Jeremy Lasek – PHAA
Three decades after the landmark Royal Commission into Aboriginal Deaths in Custody, a leading expert on the impact of incarceration on First Nations people told the PHAA Justice Health Conference, things have worsened, not improved.
Professor Thalia Anthony, Professor of Law at University of Technology Sydney, last week discussed How COVID-19 has shone a light on the risks of prisons to First Nations people.
Professor Anthony spoke about systemic issues and racism ‘which have been well documented for decades and how COVID-19 has served to highlight the dangerous health conditions in prisons. There is such a high risk to life in prison with COVID-19, and prisons are making First Nations people more unwell.’
Professor Anthony described the rates of incarceration of First Nations people as ‘a pandemic of imprisonment, and I mean that in a structural way with very personal consequences for the health and wellbeing of those inside.’
She relayed the account of Tabitha Lean, a Gunditjmara woman and advocate, who told the 2020 Parliamentary Inquiry into First Nations Deaths in Custody:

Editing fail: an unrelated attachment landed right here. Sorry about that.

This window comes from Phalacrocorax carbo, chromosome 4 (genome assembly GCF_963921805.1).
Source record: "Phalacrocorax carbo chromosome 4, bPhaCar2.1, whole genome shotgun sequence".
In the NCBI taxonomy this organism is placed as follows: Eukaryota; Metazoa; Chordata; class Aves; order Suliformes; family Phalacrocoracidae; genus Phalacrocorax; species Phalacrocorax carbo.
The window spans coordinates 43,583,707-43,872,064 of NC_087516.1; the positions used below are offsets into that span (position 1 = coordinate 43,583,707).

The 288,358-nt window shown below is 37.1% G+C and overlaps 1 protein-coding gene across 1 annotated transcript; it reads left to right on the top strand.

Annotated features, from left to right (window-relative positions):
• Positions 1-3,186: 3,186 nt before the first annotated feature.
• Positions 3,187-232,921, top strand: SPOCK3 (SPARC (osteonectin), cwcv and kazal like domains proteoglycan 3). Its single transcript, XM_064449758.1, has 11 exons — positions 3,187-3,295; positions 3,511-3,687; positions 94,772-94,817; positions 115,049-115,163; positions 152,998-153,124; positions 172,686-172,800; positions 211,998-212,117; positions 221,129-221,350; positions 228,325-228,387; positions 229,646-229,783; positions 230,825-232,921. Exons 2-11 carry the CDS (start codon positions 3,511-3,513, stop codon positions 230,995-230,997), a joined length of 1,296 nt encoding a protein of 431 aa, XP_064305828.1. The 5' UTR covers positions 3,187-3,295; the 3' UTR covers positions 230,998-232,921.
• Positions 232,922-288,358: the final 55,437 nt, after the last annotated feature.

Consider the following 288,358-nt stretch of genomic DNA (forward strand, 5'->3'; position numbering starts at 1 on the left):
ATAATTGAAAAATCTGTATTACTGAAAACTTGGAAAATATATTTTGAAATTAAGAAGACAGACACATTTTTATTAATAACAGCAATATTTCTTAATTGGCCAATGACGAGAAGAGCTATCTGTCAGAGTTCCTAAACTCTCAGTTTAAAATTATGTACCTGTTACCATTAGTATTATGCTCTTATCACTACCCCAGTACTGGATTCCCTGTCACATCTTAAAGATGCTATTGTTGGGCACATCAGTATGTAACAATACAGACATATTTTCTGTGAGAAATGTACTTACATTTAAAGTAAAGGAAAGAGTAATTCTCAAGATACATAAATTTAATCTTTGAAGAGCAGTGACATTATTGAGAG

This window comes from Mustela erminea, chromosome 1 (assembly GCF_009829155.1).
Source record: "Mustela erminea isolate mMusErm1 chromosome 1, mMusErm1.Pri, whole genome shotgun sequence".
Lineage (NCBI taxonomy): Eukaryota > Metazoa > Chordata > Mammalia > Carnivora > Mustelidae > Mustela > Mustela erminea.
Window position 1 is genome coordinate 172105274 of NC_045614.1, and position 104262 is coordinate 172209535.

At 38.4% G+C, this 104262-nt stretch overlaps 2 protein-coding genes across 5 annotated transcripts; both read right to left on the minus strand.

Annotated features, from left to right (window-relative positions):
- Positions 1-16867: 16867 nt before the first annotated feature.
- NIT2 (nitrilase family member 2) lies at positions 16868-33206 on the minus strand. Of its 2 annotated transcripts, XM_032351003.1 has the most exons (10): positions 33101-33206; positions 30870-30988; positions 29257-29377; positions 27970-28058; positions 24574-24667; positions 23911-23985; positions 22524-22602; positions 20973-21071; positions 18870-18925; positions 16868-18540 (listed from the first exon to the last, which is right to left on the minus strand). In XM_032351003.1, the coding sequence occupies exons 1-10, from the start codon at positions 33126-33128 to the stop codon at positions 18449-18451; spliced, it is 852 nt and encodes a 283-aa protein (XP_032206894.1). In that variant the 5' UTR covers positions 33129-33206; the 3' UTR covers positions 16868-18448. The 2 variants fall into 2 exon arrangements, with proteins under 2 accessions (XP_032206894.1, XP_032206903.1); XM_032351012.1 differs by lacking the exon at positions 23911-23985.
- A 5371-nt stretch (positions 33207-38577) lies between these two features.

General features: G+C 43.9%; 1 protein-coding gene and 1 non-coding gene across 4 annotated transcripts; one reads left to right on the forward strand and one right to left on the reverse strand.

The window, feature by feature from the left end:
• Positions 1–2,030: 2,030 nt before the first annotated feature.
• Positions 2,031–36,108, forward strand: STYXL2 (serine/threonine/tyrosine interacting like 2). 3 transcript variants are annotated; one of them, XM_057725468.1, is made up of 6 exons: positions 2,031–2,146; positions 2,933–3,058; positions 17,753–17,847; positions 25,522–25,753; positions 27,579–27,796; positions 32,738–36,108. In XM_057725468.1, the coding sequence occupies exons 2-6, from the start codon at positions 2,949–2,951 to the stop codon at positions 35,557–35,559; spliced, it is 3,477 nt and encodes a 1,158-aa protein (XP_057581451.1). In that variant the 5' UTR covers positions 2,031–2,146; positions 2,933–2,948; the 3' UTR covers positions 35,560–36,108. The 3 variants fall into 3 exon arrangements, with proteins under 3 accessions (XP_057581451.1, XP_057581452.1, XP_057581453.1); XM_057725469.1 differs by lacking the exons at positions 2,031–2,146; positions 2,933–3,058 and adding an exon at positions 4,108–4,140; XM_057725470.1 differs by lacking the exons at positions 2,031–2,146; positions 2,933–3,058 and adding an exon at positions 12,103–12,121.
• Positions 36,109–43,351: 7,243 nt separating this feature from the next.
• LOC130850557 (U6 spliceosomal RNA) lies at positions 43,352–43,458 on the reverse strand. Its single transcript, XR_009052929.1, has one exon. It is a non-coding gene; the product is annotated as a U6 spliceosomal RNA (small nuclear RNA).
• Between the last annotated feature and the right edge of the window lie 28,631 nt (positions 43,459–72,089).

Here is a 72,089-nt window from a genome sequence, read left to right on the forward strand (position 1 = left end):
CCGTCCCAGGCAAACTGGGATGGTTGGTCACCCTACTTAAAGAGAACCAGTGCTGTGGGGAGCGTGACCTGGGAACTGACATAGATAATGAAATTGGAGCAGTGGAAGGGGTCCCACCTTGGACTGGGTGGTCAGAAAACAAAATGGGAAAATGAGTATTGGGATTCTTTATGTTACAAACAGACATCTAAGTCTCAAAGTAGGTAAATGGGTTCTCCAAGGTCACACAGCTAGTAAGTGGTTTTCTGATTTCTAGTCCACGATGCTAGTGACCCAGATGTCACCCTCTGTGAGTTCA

‘When I went to prison, I thought it was the very worst day of my life…I was torn away from my children, my family…I cried for the entire first 10 months – silently in my cell and silently in the showers – because God forbid you show weaknesses to anyone in that place, or any sign of mental distress, or you’ll get thrown in a hard cell.’
Lives at risk
Professor Anthony told the Conference how First Nations lives are at particular risk given over-representation in prisons ‘and the systemic racism in prison health care.’
‘Imprisonment and issues relating to health are not new issues. Pastoral strategies have harked back to the early times of colonisation and segregation; in lock hospitals on quarantine islands, on reserves, missions and government settlements dating back to the 18th and 19th centuries. In all these places disease spread, and there were many deaths tragically of First Nations people,’ Professor Anthony said.
‘So, what we’re seeing in contemporary times, I would say, is a different manifestation of segregation, but it’s part of the same continuum. We have to continue to question how this is an introduced colonial strategy, because First Nations people did not have prisons as we know them today.
‘Despite this huge risk, there has also been some amazing mobilization in the community led by First Nations organisations and by families of people who have loved ones in prison.
‘I think there are some valuable lessons about how we can pivot from prisons, and how we can use the leadership of families and Aboriginal organisations as change makers. How lawyers can do better in discussing conditions in courts and in sentencing and bail applications. And just a lesson on the strength of community supports and the need for that wholistic support in these times.’